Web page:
Keeling, M.J. and Ross, J.V. (2015) Optimal prophylactic vaccination in segregated populations: When can we improve on the equalising strategy? Epidemics 11, 7-13.doi:10.1016/j.epidem.2015.01.002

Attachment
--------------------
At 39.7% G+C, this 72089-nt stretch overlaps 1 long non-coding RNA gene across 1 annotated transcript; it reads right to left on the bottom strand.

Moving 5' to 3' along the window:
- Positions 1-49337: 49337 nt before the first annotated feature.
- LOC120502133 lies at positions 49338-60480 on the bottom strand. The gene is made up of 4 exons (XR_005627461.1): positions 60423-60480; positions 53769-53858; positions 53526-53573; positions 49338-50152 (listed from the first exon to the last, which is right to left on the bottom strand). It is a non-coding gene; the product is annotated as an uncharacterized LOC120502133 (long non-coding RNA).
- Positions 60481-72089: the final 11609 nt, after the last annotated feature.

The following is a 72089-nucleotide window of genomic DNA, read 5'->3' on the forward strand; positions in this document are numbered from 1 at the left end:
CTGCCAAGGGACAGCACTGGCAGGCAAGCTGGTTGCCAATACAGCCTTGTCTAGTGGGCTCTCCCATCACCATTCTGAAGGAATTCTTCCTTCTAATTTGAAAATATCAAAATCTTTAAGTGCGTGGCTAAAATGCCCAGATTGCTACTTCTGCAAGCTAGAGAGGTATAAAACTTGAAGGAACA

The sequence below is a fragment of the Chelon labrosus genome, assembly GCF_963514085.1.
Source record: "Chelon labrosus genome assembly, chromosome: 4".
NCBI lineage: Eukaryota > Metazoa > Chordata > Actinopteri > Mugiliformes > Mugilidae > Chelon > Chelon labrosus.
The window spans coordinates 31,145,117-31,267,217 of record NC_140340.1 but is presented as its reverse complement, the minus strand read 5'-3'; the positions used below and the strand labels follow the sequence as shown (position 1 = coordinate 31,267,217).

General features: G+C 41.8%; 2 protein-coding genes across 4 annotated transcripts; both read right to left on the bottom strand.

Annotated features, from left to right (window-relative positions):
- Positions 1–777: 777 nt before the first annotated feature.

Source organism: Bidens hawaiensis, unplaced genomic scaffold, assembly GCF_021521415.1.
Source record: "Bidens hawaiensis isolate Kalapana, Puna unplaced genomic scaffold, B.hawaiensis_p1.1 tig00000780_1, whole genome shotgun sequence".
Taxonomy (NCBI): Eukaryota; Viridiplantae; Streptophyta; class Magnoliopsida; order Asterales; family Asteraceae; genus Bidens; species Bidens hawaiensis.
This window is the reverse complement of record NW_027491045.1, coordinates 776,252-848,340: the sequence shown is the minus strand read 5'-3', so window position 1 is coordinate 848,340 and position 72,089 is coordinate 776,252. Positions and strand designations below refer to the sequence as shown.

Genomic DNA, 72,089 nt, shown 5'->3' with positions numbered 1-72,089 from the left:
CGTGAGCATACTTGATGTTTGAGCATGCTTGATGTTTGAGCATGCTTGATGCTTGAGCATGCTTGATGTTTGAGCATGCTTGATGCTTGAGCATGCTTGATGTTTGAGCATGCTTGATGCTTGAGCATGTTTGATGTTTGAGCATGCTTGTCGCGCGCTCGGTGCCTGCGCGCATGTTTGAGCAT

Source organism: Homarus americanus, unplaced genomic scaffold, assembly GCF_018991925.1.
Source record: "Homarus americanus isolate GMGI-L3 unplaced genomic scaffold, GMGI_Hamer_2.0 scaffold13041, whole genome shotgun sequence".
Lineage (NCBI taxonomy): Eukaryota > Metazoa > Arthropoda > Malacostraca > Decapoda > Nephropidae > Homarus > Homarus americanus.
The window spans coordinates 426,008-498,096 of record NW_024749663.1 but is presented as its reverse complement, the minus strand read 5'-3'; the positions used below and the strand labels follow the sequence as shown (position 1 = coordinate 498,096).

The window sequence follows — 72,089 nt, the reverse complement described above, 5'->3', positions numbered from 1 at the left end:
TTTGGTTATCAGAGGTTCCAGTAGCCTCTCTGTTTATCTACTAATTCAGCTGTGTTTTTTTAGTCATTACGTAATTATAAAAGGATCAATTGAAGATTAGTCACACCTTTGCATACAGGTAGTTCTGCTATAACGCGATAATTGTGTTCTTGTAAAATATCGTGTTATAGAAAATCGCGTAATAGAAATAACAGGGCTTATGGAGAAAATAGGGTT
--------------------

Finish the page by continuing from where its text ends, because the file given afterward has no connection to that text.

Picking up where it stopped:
One of the fundamental problems in public health is how to allocate a limited set of resources to have the greatest benefit on the health of the population. This often leads to difficult value judgements about budget allocations. However, one scenario that is directly amenable to mathematical analysis is the optimal allocation of a finite stockpile of vaccine when the population is partitioned into many relatively small cliques, often conceptualised as households. For the case of SIR (susceptible–infectious–recovered) dynamics, analysis and numerics have supported the conjecture that an equalising strategy (which leaves equal numbers of susceptible individuals in each household) is optimal under certain conditions. However, there exists evidence that some of these conditions may be invalid or unsuitable in many situations. Here we consider how well the equalising strategy performs in a range of other scenarios that deviate from the idealised household model. We find that in general the equalising strategy often performs optimally, even far from the idealised case. However, when considering large subpopulation sizes, frequency-dependent transmission and intermediate levels of vaccination, optimality is often achieved through more heterogeneous vaccination strategies.